Jerry Stidham is a Cloud Deployment Specialist and all-around Microsoft guru for us here at Agile IT. He has recently taken the time out from helping over 500,000 users migrate to Office 365 to explain some “industry secrets”. To benefit from more of Jerry’s wisdom, check out our blog or contact us.
Amazon has recently announced that they will be offering enterprise level e-mail for customers. It will be competing with two already well established entities in Google and Microsoft and it most certainly will be an uphill battle for them. While it will not likely overtake either one of them in the foreseeable future it could dip into the smaller business market and make an impact.
As part of their offering you will see email that is very similar to what you would expect from a Microsoft Exchange perspective. The ability to sync with Active Directory, public folders, and shared mailboxes is there, which is vital in many organizations. The price is affordable at $4 a seat with a $2 add on which will give each user 200 GB of personal storage for documents. In addition to these features they are touting a higher level of security to include encryption at rest for e-mail. Amazon also has Amazon Web Services that offers some of the same functionality you would get with Windows Azure, including backup and storage plans for high capacity.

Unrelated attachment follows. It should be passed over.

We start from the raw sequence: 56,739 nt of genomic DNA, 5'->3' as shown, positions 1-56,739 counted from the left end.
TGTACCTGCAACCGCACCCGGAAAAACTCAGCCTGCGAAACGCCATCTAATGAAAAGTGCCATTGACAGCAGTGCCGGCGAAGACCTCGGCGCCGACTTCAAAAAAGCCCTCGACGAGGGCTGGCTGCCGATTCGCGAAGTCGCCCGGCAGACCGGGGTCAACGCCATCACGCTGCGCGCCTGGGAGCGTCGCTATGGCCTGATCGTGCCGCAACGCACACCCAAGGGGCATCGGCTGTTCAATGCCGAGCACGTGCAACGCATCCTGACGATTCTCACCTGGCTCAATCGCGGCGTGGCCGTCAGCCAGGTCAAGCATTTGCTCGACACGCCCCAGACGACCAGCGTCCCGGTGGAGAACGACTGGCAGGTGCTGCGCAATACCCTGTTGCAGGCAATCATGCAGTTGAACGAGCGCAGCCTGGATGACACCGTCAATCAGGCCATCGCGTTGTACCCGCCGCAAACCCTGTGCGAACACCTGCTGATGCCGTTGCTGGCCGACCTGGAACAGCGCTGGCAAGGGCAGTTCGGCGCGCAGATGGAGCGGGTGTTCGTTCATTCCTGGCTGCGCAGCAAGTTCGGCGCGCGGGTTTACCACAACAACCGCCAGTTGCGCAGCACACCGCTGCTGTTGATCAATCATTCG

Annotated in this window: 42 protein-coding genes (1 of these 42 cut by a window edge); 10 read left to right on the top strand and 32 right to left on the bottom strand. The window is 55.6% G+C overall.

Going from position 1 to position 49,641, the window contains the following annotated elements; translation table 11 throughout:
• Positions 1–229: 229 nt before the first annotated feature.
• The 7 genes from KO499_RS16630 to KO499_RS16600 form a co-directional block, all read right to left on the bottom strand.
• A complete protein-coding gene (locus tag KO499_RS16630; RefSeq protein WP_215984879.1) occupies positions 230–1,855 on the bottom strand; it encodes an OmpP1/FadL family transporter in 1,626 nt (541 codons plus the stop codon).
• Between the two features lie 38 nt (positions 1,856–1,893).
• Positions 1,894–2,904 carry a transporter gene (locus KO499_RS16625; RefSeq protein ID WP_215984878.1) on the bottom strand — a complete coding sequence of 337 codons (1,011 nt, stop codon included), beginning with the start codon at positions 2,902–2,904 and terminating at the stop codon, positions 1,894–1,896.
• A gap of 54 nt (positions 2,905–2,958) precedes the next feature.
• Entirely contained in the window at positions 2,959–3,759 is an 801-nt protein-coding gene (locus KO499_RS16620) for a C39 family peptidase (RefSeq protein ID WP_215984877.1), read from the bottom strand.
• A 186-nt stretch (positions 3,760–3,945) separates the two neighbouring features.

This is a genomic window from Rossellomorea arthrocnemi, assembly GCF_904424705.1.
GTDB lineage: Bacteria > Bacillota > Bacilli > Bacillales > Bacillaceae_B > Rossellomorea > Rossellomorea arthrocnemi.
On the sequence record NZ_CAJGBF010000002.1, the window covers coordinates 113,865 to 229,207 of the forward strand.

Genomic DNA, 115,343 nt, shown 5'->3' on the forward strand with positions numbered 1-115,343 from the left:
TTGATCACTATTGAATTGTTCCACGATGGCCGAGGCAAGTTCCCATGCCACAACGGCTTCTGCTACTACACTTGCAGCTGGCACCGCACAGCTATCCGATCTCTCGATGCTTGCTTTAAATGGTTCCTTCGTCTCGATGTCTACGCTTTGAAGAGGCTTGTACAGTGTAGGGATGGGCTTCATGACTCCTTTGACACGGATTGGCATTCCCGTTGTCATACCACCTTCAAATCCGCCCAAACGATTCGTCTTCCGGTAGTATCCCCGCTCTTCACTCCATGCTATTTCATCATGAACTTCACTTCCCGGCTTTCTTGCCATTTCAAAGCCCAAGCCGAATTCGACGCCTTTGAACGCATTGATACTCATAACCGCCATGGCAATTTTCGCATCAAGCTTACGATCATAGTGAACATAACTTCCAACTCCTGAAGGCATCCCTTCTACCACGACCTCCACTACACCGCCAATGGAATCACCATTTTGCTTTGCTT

Where this product may provide an affordable solution, here is where it falls short against its competitors: it does not give you very many tools in which to collaborate with fellow co-workers. Microsoft Office 365 provides a seamless integration of its collaboration tools via OneDrive, SharePoint, Exchange, and Lync. You will need to piecemeal 3rd party services to get the same experience and it may not be cost effective in the end.
The Amazon WorkMail offering in its current state will likely pull more customers from Google Apps than it will from Office365 as Google does not offer Office software that is as widely used as the Microsoft Office Suite. Amazon is taking a step in the right direction towards creating a Software as a Service (SaaS) platform, but is a long way from being a viable threat to their competitors.